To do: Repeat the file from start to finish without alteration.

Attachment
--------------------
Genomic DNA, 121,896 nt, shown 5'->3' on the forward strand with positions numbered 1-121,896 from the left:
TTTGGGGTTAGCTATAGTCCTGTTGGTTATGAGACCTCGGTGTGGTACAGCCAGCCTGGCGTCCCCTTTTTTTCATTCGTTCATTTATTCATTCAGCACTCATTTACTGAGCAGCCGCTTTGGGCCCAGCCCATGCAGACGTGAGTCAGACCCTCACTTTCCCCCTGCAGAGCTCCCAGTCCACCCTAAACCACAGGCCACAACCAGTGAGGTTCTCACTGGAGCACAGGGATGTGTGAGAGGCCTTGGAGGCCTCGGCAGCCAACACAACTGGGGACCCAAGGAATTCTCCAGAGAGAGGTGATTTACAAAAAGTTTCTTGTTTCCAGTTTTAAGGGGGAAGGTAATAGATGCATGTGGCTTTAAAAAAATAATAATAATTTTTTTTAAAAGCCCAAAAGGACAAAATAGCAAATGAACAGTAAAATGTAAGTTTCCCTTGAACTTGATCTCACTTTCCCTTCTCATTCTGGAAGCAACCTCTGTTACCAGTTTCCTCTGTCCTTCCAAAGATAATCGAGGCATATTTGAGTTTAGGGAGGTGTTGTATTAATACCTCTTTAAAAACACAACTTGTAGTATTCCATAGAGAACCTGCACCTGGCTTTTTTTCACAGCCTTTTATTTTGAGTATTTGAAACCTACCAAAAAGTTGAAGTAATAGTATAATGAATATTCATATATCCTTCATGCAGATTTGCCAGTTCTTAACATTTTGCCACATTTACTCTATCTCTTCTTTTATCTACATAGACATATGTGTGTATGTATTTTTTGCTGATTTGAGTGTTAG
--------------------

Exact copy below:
Genomic DNA, 121,896 nt, shown 5'->3' on the forward strand with positions numbered 1-121,896 from the left:
TTTGGGGTTAGCTATAGTCCTGTTGGTTATGAGACCTCGGTGTGGTACAGCCAGCCTGGCGTCCCCTTTTTTTCATTCGTTCATTTATTCATTCAGCACTCATTTACTGAGCAGCCGCTTTGGGCCCAGCCCATGCAGACGTGAGTCAGACCCTCACTTTCCCCCTGCAGAGCTCCCAGTCCACCCTAAACCACAGGCCACAACCAGTGAGGTTCTCACTGGAGCACAGGGATGTGTGAGAGGCCTTGGAGGCCTCGGCAGCCAACACAACTGGGGACCCAAGGAATTCTCCAGAGAGAGGTGATTTACAAAAAGTTTCTTGTTTCCAGTTTTAAGGGGGAAGGTAATAGATGCATGTGGCTTTAAAAAAATAATAATAATTTTTTTTAAAAGCCCAAAAGGACAAAATAGCAAATGAACAGTAAAATGTAAGTTTCCCTTGAACTTGATCTCACTTTCCCTTCTCATTCTGGAAGCAACCTCTGTTACCAGTTTCCTCTGTCCTTCCAAAGATAATCGAGGCATATTTGAGTTTAGGGAGGTGTTGTATTAATACCTCTTTAAAAACACAACTTGTAGTATTCCATAGAGAACCTGCACCTGGCTTTTTTTCACAGCCTTTTATTTTGAGTATTTGAAACCTACCAAAAAGTTGAAGTAATAGTATAATGAATATTCATATATCCTTCATGCAGATTTGCCAGTTCTTAACATTTTGCCACATTTACTCTATCTCTTCTTTTATCTACATAGACATATGTGTGTATGTATTTTTTGCTGATTTGAGTGTTAG